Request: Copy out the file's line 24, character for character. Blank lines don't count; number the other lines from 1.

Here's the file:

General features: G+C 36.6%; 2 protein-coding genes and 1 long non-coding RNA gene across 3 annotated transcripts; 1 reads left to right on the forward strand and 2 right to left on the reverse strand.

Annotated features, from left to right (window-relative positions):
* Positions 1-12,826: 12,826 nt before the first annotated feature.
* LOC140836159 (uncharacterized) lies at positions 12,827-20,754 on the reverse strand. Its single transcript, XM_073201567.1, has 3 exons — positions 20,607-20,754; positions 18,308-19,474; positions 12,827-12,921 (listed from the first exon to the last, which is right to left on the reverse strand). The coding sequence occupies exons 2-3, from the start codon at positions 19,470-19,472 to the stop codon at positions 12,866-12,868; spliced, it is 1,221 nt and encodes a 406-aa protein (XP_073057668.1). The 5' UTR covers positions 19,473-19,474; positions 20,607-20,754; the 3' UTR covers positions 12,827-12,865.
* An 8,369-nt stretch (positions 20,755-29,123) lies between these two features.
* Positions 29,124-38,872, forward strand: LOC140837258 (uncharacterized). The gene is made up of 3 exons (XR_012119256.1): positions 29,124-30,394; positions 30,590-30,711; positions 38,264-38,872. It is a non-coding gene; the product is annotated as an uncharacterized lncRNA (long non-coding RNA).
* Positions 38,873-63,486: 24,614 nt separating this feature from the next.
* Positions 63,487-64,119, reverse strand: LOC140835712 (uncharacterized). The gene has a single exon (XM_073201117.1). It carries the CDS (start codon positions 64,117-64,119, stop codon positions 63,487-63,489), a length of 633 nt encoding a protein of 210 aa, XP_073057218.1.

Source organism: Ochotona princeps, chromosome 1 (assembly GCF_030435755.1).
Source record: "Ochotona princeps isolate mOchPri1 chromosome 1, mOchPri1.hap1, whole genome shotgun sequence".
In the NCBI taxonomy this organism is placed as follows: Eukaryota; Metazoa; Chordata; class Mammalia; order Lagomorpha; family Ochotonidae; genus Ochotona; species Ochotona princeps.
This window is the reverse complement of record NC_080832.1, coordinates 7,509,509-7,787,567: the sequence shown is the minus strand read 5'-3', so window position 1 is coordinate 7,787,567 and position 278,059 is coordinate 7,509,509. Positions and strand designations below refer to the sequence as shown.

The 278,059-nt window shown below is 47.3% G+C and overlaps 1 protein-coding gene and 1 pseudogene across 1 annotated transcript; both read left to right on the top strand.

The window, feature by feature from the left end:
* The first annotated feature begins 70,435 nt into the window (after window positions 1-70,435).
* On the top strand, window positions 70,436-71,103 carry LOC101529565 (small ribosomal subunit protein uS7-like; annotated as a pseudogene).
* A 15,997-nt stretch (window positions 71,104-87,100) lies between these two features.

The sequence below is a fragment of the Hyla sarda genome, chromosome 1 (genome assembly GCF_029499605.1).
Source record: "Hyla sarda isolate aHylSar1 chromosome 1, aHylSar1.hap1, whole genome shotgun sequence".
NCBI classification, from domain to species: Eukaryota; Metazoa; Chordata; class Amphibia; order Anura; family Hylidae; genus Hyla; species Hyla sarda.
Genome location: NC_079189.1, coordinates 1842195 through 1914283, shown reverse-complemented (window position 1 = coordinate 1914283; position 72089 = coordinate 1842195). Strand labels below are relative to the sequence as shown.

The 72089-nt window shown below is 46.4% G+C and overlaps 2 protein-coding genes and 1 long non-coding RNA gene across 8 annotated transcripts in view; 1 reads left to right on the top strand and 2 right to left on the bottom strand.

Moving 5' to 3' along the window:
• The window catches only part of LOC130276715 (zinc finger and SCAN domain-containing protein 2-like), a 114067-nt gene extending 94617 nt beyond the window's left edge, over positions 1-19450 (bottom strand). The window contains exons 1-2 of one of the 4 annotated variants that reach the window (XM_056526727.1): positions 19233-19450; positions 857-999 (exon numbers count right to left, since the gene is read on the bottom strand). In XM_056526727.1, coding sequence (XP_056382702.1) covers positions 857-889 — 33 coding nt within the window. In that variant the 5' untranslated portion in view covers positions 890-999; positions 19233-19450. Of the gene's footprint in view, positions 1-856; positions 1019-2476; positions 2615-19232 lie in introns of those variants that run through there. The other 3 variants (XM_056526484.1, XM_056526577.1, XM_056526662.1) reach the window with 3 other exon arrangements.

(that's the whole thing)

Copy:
• The window catches only part of LOC130276715 (zinc finger and SCAN domain-containing protein 2-like), a 114067-nt gene extending 94617 nt beyond the window's left edge, over positions 1-19450 (bottom strand). The window contains exons 1-2 of one of the 4 annotated variants that reach the window (XM_056526727.1): positions 19233-19450; positions 857-999 (exon numbers count right to left, since the gene is read on the bottom strand). In XM_056526727.1, coding sequence (XP_056382702.1) covers positions 857-889 — 33 coding nt within the window. In that variant the 5' untranslated portion in view covers positions 890-999; positions 19233-19450. Of the gene's footprint in view, positions 1-856; positions 1019-2476; positions 2615-19232 lie in introns of those variants that run through there. The other 3 variants (XM_056526484.1, XM_056526577.1, XM_056526662.1) reach the window with 3 other exon arrangements.